The ICCL claims Google’s real-time bidding system is ‘the biggest data breach ever recorded’ and is in violation of GDPR.
Ireland’s Data Protection Commission (DPC) has been issued a High Court challenge over claims the watchdog has failed fully to investigate a complaint about Google’s real-time bidding (RTB) system for online advertising.
The action is being brought by Dr Johnny Ryan of Irish Council for Civil Liberties (ICCL), which has described RTB as “the largest data breach ever” as it is used on millions of websites and broadcasts data to tracking companies “billions of times a day”. The organisation claims this system is in breach of GDPR.
RTB is the process where user data is bought and sold by online advertisers, and determines the ads a person will see when a website or app loads based on their personal data. The ICCL claims this system can broadcast private information about an individual to more than a thousand tracking companies “in a split second”.
Ryan made a complaint to the DPC in September 2018 about the RTB process used by Google and IAB, and claims there has been a delay in investigating the matter. As Google’s EU headquarters are based in Dublin, the Irish watchdog is the lead data supervisor for the company under GDPR’s ‘one-stop shop’ mechanism.
“The DPC was created to protect us against the illegal collection and use of intimate data about us,” Ryan said in a statement today (15 March). “But it has failed to act in this landmark case, despite the passage of three and a half years and having detailed evidence of Google’s massive and ongoing data breach”.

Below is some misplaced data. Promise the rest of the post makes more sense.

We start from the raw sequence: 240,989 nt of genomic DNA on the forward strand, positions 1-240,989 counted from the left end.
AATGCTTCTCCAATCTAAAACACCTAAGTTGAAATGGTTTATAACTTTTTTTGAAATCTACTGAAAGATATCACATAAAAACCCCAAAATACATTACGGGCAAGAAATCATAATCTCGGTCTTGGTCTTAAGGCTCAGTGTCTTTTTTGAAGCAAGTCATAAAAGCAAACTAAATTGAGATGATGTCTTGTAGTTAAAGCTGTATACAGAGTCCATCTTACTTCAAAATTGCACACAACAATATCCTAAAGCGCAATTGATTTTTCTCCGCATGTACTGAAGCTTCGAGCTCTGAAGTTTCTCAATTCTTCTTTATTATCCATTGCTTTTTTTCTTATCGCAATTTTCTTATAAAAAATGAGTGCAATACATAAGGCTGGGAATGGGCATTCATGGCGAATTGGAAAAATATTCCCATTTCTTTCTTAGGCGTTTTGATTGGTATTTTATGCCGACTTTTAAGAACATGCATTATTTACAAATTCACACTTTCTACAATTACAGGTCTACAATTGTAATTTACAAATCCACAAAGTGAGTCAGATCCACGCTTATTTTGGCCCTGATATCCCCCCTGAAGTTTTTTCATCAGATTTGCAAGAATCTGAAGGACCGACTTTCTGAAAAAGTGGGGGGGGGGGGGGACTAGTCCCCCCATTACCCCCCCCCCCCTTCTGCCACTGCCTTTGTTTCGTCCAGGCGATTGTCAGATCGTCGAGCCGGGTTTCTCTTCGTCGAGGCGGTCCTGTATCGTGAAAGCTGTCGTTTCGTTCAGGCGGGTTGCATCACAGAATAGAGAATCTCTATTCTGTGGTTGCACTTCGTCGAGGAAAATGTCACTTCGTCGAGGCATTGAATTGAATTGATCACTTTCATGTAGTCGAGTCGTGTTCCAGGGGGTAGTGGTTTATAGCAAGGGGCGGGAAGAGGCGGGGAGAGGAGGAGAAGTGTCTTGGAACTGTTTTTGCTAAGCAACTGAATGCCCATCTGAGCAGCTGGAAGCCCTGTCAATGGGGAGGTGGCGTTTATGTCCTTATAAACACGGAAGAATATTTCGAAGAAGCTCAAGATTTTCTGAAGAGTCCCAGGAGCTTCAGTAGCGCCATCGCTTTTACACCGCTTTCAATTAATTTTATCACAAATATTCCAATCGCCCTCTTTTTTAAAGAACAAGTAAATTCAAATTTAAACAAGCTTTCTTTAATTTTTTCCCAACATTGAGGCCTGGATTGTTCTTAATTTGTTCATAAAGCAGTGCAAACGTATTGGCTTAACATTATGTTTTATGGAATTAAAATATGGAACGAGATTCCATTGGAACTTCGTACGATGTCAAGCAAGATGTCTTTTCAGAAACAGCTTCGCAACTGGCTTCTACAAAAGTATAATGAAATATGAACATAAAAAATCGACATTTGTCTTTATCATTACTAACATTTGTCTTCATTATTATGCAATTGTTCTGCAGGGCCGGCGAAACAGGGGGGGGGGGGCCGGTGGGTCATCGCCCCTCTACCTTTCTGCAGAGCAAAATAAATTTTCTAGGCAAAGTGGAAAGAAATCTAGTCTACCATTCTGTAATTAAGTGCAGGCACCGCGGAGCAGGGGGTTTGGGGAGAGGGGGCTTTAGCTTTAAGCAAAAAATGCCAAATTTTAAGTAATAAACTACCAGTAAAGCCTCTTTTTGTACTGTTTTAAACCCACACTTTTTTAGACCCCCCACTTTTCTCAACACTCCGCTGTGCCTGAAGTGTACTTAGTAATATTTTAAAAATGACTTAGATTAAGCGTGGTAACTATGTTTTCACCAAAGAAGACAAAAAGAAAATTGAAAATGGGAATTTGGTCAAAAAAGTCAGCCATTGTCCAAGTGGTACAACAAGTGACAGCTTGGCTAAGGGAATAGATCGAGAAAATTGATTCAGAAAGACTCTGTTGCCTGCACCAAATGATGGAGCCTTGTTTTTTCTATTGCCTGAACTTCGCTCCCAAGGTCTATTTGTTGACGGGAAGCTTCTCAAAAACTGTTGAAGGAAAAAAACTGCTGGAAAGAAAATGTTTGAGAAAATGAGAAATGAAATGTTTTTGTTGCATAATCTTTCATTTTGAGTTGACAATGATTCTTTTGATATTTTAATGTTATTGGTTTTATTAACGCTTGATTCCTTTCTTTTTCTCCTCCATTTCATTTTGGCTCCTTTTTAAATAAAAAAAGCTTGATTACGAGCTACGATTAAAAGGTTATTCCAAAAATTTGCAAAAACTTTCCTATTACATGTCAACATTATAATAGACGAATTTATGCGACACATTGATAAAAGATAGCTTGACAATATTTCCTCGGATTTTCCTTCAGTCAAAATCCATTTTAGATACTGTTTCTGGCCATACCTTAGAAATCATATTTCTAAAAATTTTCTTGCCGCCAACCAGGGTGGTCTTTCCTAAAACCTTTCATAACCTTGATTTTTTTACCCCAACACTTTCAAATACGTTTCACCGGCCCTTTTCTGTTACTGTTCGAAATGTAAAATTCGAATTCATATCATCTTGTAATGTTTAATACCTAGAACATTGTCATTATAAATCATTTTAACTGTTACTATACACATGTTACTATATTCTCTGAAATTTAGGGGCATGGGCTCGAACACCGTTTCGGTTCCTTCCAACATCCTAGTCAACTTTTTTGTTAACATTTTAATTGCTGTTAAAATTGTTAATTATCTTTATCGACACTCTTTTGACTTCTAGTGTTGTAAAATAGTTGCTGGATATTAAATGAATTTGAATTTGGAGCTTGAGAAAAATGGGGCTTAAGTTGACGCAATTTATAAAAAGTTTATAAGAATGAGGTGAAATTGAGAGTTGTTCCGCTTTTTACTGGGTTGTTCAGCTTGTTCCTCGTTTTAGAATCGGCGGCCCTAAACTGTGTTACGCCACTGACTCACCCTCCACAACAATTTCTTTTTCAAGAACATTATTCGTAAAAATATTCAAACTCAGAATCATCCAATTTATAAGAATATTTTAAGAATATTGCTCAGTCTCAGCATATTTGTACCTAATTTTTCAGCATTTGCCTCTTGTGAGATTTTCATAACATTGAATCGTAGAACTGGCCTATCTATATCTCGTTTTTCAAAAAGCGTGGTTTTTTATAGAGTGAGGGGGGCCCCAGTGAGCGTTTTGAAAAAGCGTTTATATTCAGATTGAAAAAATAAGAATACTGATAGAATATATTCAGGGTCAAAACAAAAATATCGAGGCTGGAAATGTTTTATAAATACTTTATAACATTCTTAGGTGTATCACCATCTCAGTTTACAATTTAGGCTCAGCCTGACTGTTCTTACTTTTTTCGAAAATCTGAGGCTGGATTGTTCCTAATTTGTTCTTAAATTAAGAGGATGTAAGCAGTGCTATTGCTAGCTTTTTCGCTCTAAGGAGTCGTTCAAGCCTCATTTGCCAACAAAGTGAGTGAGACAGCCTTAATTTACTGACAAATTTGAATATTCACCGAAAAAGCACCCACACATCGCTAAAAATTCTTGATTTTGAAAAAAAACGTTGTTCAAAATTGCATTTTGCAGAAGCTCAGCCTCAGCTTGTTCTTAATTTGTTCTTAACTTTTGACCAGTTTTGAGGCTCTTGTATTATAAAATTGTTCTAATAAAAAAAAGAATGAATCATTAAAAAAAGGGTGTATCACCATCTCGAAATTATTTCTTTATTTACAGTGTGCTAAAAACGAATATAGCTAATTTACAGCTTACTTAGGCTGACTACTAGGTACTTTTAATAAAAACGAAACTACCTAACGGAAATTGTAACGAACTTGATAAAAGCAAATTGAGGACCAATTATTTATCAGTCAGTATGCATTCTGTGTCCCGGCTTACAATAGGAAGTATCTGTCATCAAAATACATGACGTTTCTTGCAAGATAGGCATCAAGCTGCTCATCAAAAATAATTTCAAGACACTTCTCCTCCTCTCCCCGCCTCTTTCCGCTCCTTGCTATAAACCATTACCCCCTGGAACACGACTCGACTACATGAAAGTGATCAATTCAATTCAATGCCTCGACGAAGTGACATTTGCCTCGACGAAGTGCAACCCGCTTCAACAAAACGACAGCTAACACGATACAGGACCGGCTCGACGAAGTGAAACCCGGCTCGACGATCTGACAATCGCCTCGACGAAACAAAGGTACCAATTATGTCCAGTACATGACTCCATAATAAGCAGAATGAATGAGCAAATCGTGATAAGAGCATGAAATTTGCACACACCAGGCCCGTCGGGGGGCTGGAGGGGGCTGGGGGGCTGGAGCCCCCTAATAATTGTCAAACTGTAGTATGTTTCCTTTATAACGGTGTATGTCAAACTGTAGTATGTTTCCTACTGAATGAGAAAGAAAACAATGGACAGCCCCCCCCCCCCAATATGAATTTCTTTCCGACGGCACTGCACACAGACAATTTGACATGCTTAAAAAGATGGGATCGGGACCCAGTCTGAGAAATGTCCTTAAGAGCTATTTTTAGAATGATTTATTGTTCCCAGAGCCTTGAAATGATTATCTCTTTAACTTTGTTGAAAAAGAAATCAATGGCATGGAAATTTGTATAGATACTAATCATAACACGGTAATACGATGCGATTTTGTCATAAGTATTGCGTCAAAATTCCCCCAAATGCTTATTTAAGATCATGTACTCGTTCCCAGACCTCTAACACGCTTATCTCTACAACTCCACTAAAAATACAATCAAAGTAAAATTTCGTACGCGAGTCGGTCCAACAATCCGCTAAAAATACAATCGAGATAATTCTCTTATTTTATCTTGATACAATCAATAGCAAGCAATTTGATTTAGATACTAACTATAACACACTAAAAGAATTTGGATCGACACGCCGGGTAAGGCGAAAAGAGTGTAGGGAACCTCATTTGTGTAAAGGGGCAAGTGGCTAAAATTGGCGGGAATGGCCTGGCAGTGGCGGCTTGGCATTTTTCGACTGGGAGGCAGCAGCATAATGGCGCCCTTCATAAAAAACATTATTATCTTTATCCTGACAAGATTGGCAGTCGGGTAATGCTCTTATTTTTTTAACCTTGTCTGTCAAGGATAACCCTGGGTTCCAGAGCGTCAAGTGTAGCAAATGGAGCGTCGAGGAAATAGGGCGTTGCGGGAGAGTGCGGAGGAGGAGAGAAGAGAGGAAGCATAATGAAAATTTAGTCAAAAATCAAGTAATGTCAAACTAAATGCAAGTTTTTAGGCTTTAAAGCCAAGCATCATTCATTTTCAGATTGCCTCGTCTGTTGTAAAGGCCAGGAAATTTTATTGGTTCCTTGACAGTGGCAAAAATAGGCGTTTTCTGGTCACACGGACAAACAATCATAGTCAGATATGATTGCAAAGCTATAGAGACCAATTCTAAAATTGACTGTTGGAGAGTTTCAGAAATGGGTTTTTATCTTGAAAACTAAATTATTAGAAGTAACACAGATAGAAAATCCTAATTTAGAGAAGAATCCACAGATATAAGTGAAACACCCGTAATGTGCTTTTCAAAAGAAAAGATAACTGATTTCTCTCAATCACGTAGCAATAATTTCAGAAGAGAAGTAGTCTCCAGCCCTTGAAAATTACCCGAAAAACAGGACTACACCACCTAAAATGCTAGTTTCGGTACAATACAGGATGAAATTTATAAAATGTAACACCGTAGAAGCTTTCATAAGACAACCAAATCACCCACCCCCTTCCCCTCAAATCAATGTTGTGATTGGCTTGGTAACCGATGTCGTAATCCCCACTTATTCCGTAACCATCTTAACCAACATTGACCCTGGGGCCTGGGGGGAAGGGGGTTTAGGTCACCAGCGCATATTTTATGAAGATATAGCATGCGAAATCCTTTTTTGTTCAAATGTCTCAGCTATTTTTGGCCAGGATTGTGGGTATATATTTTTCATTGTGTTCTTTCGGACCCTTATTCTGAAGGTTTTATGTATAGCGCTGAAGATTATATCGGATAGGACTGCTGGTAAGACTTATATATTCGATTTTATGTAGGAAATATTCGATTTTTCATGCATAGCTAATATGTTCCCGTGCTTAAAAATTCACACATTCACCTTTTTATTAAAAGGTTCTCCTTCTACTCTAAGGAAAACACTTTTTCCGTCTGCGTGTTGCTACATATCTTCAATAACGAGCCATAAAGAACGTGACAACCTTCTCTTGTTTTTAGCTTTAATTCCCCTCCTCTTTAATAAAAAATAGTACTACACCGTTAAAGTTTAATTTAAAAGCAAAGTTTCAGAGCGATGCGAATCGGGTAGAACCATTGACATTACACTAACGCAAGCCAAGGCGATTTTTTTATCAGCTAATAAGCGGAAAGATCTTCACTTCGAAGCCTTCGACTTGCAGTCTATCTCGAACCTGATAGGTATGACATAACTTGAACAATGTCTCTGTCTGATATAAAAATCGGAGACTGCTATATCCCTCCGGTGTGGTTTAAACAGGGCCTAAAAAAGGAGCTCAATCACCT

The ICCL said the DPC created a “statement of issues” on what it will investigate on 12 January this year, but data security – “the critical issue of the complaint” – was excluded.
The DPC, in correspondence with Ryan’s lawyers, denied that it has delayed handling the complaint.
The ICCL has regularly criticised the online advertising industry’s practices, and specifically RTB, over data privacy issues. It has also criticised the DPC for how it handles GDPR complaints against Big Tech.
As well as Google, the DPC acts as the EU’s lead data supervisor for several major US tech players that have European headquarters in Ireland.
Ryan told an Oireachtas Joint Committee on Justice last April that the DPC had failed to resolve 98pc of cases important enough to be of concern across the EU and that the country had become a “bottleneck of GDPR investigation and enforcement”.
He also recently made a complaint to the EU Ombudsman, alleging that the European Commission had failed to properly monitor the DPC’s application of GDPR in the country.
Enforcement of GDPR has attracted a lot of criticism since the data protection regulations came into force in 2018. Last December, a senior European Commission official warned that the EU’s privacy rules may need to change, with more power put in the hands of EU institutions, if enforcement is not effective.
At a Joint Oireachtas Committee meeting last month, Facebook whistleblower Frances Haugen called for a review of the DPC and claimed the Irish regulator is “widely considered” to have stepped back in its responsibilities in enforcing GDPR.
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